Like the movement of a glacier, Minnesota’s progress toward cleaner fuels and away from oil dependency may appear slow, but it is happening, and some real accomplishments were made in 2019.
Between 2008 and 2013, fine particle pollution in Minnesota decreased by about 10 percent. Ozone pollution rates remained unchanged.
Vehicle exhaust now represents the single largest source of greenhouse gas emissions in Minnesota. Here are some things we can do to reduce them.
Cleaner energy, healthier air and a strong economy — it’s the type of answer to our energy policy questions that many Americans have been waiting to hear.
Physicians, nurses, researchers and other health professionals need to have their voices heard as Minnesota decides how it will cut air pollution levels over the next 15 years.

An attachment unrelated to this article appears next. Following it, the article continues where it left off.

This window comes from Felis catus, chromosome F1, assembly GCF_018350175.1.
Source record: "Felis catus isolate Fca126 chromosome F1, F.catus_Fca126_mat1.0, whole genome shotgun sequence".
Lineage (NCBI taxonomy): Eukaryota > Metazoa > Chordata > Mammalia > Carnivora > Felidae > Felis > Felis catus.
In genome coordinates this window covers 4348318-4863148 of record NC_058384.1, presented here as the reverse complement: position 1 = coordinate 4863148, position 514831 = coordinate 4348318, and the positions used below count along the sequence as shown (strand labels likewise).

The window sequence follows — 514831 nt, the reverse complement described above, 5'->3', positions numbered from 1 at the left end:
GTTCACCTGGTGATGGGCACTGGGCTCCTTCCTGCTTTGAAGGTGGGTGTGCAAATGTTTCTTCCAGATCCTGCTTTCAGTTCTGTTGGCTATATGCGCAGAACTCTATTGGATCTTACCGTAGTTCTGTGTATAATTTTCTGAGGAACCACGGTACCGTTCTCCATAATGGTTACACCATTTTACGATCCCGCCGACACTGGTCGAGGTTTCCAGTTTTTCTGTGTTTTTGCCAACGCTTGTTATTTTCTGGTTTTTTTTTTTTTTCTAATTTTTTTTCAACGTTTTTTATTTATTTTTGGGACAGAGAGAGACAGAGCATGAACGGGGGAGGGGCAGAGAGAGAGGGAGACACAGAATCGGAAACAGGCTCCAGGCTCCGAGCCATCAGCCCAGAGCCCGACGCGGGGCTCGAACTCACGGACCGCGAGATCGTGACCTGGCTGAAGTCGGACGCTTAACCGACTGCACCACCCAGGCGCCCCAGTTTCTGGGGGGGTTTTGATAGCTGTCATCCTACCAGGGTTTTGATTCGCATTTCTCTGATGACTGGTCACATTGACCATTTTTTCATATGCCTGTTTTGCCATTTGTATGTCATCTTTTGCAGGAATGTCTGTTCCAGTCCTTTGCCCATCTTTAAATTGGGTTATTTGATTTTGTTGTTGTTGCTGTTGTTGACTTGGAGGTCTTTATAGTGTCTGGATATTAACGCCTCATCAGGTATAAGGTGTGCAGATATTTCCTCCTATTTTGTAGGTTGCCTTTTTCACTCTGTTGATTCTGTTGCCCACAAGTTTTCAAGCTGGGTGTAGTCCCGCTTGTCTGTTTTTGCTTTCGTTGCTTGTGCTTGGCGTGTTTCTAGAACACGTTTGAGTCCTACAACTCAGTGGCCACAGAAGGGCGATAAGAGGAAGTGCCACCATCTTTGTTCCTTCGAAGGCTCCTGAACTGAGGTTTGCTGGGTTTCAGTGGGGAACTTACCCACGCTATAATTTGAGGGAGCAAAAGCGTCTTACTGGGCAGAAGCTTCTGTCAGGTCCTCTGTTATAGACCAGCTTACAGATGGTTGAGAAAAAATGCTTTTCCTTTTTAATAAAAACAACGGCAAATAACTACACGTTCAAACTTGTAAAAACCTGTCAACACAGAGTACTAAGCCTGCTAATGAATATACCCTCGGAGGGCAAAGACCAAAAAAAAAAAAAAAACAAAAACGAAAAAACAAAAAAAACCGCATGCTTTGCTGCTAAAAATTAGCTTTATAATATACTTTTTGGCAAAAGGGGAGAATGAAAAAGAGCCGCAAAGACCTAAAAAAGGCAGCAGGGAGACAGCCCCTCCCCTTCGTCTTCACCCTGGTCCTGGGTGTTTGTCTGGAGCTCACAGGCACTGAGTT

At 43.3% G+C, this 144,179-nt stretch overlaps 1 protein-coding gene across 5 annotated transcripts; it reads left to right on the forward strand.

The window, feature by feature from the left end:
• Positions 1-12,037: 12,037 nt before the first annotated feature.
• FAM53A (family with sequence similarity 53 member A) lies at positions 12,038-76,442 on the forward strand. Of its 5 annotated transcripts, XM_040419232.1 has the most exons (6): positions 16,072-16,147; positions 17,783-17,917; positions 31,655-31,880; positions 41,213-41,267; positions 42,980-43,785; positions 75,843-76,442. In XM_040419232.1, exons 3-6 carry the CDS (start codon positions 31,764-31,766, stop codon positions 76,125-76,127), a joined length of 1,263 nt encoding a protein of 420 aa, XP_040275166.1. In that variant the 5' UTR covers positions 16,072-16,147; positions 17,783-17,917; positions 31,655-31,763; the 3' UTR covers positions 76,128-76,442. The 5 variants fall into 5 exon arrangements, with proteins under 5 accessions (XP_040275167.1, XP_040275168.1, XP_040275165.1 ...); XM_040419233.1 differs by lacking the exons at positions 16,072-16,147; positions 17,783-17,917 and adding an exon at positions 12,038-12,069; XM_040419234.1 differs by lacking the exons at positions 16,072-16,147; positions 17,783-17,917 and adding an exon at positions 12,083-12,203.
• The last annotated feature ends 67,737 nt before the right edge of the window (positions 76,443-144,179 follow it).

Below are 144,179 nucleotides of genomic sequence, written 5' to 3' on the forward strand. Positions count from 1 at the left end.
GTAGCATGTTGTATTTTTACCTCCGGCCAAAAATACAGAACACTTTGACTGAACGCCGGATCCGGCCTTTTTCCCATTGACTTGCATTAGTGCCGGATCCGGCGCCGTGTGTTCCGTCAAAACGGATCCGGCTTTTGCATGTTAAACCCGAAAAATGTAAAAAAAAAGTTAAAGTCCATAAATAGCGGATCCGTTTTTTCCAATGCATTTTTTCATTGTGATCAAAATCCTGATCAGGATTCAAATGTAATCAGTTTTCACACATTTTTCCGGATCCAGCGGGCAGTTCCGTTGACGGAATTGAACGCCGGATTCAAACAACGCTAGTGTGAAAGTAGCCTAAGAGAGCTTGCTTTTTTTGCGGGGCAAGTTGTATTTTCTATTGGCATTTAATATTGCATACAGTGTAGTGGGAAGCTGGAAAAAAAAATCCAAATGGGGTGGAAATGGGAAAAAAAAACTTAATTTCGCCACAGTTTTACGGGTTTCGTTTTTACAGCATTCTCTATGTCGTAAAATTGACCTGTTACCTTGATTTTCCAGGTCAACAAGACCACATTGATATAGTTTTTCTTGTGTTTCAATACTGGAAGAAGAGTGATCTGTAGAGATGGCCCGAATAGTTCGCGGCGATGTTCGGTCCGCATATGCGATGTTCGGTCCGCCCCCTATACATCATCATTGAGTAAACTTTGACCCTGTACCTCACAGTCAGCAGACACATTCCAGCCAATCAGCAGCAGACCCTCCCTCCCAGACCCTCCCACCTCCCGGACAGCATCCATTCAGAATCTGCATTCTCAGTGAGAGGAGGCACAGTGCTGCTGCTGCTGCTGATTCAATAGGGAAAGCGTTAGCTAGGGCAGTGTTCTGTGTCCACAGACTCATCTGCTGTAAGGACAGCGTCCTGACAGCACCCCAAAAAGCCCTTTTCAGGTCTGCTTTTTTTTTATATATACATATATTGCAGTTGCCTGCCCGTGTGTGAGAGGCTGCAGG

We must support the expansion of renewable energy, efficiency standards and flexible solutions to air pollution and climate change in Minnesota.
One thing is certain: Alternative fuels are driving change in Minnesota. Change for the better.
Too often, health impacts are left out of the conversation on climate change.